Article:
Have you ever sent someone a joke via text then feel insecure after not receiving an immediate response? You read and re-read your message, thinking “How did (s)he interpret my text? Was my joke funny?” In Snapchat, you can’t read your sent messages, so there’s no past correspondence to dwell upon. Problem solved.

Snapchat improves the messaging experience because it minimizes the inhibitions of texting.”

This idea of full attention plus intimacy is another big appeal. If you didn’t “get” Snapchat before, hopefully this helps you understand the appeal.

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  • http://www.facebook.com/alexanderasimov Al Atacador

    Simple idea and yet very engaging!

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  • Squeege

    Here’s me… eating a sandwich ALONE! Because I am way too cool to actually go and get a sandwich with my friend I am sending this picture to. Snapchat is a fun little way to get some points across or be safe with pictures but honestly its a waste of time and yet another form of social media that is destroying the fun of actually going outside or being with people. Fun program but if you live your life around it, twitter, fb, etc… please put down the phone and go outside with friends!

  • http://www.donfelicio.com/ Felix Lepoutre

    wish this comment would disappear after 5 seconds.

  • Adam Barger

    It seems like maybe SnapChat is more popular with younger crowds because they tend to have more insecurities. But isn’t it really an app for sexting? I mean no matter what… isn’t that the catalyst behind it’s adoption? It seems like there will always be a market for an app that helps you communicate with friends that your parents can’t find out about.

  • Sean

    Isn’t this just voice/picture/video messaging that’s been around forever? The only difference is auto deletion… But the doesn’t help with security (if that is your main reason for using the app) because people can still copy the content without snap chat knowing.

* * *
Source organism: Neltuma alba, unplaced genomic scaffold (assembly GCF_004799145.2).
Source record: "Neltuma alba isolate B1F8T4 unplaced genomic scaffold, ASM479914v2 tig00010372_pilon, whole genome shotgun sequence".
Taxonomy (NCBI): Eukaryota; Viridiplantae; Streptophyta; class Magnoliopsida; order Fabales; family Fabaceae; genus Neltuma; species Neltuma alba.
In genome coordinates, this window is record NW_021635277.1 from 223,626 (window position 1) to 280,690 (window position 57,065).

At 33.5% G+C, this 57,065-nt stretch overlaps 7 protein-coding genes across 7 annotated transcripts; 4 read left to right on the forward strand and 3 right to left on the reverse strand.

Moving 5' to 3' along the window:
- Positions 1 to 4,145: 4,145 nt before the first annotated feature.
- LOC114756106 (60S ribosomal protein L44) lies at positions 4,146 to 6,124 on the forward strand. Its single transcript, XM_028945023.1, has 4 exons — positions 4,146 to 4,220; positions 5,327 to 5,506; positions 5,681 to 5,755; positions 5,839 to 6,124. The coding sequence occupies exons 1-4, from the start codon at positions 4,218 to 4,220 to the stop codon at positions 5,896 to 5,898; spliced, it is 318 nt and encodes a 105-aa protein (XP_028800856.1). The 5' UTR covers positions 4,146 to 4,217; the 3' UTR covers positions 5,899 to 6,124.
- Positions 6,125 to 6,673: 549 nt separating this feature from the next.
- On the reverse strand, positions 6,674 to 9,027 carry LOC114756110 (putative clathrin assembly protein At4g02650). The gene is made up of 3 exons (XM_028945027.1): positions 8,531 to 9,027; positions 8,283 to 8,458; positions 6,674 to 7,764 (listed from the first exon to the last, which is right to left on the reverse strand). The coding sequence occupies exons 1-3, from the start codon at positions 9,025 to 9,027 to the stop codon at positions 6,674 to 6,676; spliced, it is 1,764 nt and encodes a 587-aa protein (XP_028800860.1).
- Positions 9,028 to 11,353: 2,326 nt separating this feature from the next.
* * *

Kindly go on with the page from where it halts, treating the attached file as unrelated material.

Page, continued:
• sanuly

    I’m in my mid 30’s so I’m clearly not the target demographic of snapchat. But you know what, I think I’m finally starting to get this dagnabbit app! I consider myself to be a reasonably IT savvy / tolerant person and am into a lot of offbeat platforms including twitter, pinterest, reddit, instagram, vines etc.

    My sister whom I love dearly along with most of my cousins live in different countries. Now for some reason I find them all up in facebook (which I hate for some reason) and whatsapp’s business. Probably has something to do with the Low friction the author is talking about. But talk about twitter, pinterest etc… they immediately clam up saying they just ‘don’t get it’.

    Even with whatsapp, I really try desperately to be in touch with my sister. But all the Hi’s, how are yous and good mornings aren’t cutting it. The funny forwards we send make it even more impersonal. There is an inconvenience barrier one must cross in these: Send something compelling and with the time difference, they might not be in the mood to receive it. When the timing is just right, you don’t feel like you have anything ‘useful’ to convey.

    I’m going to try snapchat (I deleted it earlier) and send simple pictures of me eating ramen unshaven, opening a package i just got from amazon, writing i miss you in the dust on my car… Something which people stop doing on instagram after a while where it becomes a chore to come on without makeup or filters. What do I have to lose. All other means of keeping regular touch with my family besides making international phone calls have failed anyway.

  • CJL

    Nope, still don’t “get” it. Still seems like its only point is for nude pics. Maybe I just lack the imagination to “get” it?

  • holly

    i’ve only had males ask me if I use snap chat. to which I say I don’t and they are highly disappointed. so i’m going to write it off as a sexting App, that’s the appeal.

  • Lyle

    i still don’t understand. you can do the same thing with text. you don’t have to write anything accompanying the photo. snap and send. the only reason i see for using snapchat it is the photo can’t be saved by the recipient. this could be used for illicit photos, i suppose that would make sense, but as for anything else, it really doesn’t. if it isn’t worth taking a picture of and sending to someone, why do it? as stupid and idiotic as our culture has become